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Luxury Brands in China Adapt to the New Normal

June 7, 2021 | Danielle Sumerlin

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Luxury jewelry and watches are transforming to grow in China.

Vogue Business reports an 18.6% growth in luxury watch sales predicted by Euromonitor International for 2021. Although brick-and-mortar stores continue to be essential for growth, 31% of Chinese consumers say they’re “most likely” to purchase a watch online. Perhaps reflecting this strong trend, Swiss watch exports to China were up 20% last year, the only market to show an increase.

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Luxury campaigns found new ways to show their love for digital Chinese Valentine’s Day, 520.

In a fun take on the usually romantically-focused holiday, Clarins said “520” to outdoor city workers in Shanghai, thanking them for their work in the heat (“520,” wuerling, is a homophone for “I love you,” woaini).

Under the campaign title, “You guard the city, I guard you,” the beauty brand gifted workers with hats, fans, sunscreen, and flowers. Clarins' WeChat post held a comments-based competition to get more people involved. It asked readers to share what they would like to say to those who keep our cities running (with five commenters getting a summer-themed gift). The top comment said, “they are the city’s most lovely people – ‘city beautician’ ‘road angel’ sanitation workers.”

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Appealing to the happiness of gifting yourself, Bvlgari declared that “Love is a planet of happiness, set your roots here and let happiness surround yourself.” This theme fits well with the growth of China's she-economy, which sees upwardly mobile, professional women buying luxury items for themselves. Women under thirty are expected "to become the primary consumer force" and prioritize personal interests, notably online shopping, in their spending.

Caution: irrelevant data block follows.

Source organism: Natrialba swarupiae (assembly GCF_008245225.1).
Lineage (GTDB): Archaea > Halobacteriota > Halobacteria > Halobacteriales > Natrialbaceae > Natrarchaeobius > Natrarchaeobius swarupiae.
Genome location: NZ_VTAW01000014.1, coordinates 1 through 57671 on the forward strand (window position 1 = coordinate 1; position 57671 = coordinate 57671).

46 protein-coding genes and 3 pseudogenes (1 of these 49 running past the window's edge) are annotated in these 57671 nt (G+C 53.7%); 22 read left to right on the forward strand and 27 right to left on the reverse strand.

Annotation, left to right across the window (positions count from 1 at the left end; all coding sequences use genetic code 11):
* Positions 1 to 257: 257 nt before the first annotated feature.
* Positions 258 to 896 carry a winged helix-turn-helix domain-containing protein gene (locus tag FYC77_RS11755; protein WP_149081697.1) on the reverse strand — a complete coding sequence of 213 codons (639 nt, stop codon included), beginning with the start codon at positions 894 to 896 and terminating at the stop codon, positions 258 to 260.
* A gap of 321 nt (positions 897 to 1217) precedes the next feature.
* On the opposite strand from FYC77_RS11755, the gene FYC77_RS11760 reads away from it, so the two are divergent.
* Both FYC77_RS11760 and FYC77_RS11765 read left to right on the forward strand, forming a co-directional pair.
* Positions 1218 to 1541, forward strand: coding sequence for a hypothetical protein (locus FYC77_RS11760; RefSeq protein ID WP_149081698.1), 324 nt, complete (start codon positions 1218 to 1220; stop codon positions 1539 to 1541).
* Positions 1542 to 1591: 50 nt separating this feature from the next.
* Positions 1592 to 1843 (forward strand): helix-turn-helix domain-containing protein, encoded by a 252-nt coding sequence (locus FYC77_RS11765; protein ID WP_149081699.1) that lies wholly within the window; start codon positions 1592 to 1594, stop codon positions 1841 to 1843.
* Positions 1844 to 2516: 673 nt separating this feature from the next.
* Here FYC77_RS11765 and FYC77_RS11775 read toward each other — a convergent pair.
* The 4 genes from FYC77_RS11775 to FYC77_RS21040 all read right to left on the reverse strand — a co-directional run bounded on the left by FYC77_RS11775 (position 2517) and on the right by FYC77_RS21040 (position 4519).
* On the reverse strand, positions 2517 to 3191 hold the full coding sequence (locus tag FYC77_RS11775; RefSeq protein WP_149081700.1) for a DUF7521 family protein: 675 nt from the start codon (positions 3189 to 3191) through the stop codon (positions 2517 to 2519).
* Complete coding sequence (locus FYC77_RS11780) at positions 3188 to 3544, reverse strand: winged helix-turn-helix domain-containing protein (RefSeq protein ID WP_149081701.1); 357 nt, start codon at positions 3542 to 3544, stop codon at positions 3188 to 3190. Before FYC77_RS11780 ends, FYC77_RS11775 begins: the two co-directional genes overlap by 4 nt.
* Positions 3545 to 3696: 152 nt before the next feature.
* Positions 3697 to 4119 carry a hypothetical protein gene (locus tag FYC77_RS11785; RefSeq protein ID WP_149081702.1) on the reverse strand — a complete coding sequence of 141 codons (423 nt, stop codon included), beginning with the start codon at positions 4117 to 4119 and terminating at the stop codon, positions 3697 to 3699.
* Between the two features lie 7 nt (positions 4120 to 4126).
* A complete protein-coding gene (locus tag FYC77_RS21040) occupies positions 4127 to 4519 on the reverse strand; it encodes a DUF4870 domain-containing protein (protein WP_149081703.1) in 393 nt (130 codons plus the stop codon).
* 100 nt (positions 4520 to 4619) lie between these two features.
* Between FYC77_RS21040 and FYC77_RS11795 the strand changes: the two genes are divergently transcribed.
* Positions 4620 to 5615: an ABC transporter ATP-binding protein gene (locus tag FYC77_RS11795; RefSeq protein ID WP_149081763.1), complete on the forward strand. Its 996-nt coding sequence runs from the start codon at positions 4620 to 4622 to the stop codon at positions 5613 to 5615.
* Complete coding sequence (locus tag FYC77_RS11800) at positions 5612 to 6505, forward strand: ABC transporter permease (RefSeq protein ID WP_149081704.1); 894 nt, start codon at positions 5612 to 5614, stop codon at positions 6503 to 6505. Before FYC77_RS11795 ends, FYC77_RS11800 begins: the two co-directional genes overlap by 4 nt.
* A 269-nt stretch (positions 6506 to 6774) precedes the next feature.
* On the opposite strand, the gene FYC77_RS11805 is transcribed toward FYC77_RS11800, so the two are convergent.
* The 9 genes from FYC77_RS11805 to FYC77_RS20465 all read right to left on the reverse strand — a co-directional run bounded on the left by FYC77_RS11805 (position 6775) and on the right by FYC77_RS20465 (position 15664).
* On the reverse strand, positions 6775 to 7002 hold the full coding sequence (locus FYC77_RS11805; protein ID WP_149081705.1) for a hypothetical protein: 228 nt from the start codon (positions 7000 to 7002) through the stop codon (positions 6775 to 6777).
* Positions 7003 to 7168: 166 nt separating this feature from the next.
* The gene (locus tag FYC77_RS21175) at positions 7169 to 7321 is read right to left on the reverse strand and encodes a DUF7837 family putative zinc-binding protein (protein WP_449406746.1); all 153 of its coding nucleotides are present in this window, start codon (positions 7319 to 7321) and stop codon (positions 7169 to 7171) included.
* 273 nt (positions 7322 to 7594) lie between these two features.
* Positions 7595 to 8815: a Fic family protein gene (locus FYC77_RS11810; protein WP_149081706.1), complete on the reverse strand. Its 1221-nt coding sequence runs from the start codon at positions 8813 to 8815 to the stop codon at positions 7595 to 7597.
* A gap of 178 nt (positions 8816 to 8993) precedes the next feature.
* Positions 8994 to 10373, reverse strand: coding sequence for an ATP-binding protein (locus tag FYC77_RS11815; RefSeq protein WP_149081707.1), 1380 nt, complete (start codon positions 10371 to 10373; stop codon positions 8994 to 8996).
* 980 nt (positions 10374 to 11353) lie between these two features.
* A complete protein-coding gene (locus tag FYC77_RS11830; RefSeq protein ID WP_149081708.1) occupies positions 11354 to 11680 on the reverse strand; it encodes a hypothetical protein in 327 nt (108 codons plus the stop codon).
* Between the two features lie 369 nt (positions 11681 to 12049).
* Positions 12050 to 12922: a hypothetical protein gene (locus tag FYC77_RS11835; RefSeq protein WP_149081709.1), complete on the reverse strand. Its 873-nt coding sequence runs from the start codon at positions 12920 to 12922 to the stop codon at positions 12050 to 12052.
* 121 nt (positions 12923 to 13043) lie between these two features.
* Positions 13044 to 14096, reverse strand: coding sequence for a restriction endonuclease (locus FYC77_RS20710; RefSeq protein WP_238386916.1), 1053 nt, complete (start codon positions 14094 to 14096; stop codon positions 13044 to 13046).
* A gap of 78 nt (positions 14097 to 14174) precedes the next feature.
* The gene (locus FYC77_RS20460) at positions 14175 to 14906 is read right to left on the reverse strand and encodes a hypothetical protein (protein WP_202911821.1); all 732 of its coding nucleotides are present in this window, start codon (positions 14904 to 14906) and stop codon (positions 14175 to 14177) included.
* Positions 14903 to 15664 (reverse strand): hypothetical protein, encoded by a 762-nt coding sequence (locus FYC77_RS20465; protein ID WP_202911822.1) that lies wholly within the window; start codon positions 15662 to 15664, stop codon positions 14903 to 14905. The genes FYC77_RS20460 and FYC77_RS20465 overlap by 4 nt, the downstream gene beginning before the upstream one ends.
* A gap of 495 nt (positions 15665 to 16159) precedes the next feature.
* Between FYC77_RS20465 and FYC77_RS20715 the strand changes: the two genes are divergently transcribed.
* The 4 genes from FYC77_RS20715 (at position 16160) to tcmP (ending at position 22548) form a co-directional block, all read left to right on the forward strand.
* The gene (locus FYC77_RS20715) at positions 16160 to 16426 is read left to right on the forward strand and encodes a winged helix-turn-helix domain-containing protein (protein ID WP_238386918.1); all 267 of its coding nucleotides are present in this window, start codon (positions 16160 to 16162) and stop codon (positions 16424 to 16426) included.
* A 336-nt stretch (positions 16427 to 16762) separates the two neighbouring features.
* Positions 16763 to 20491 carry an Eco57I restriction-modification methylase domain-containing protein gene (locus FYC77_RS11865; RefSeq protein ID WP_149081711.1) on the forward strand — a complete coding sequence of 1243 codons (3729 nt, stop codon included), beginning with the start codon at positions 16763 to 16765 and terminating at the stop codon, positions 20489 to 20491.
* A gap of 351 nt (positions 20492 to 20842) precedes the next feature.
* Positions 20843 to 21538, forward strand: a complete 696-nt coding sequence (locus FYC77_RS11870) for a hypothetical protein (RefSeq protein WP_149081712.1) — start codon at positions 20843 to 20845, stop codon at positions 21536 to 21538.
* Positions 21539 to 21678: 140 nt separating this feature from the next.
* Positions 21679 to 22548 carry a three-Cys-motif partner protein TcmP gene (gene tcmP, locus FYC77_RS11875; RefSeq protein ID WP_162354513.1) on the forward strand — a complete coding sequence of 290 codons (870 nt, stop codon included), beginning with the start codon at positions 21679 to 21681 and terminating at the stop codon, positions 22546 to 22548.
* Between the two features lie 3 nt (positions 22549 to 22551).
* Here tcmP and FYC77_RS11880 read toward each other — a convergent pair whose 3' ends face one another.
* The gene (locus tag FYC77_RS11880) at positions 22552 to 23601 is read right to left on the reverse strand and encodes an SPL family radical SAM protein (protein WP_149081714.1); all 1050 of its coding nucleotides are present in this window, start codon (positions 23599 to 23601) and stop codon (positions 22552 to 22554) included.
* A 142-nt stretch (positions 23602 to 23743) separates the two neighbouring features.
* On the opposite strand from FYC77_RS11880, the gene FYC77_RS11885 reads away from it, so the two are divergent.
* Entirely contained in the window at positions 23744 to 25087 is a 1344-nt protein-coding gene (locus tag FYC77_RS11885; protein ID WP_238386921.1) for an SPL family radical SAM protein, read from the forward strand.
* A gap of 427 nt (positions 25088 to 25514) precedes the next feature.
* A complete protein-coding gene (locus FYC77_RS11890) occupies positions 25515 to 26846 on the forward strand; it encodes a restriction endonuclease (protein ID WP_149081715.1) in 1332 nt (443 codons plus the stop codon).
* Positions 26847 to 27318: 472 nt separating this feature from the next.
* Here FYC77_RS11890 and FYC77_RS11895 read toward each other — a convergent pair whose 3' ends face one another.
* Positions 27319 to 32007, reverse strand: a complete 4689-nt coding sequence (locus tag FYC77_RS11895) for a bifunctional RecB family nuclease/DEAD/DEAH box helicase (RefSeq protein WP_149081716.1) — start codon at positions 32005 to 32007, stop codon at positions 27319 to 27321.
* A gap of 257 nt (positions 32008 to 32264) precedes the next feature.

Download our report in collaboration with Dao Insights, 520 Campaigns: Luxury’s Best WeChat Campaigns of 2021, for a deep dive into how luxury brands connected with their audience over this modern day of love.

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Rimowa and Chaos’ fun collaboration appeals to China’s Gen Z.

The event runs from May 29th to June 13th and has features that appeal to China's young luxury consumers.

Personalization: The collab has produced stickers and tags for shoppers to customize their pieces. China’s Gen Z has a strong preference for personalization, with fifty-one percent answering that they “prefer brands that can customize their products for me” according to McKinsey & Company.

Photo-worthy: Outdoor art installations allow for more interaction with shoppers in the upscale Tai Koo Li mall and capturing sharable moments, which is increasingly important. The same McKinsey & Company report found that seventy-seven percent of China’s Millennials and Gen Z place “online reviews,” including social media posts, as one of their top three sources of influence before making a purchase. Compare this to only fifty percent of Millennials and forty-three percent of Gen Z placing face-to-face recommendations in their top three sources.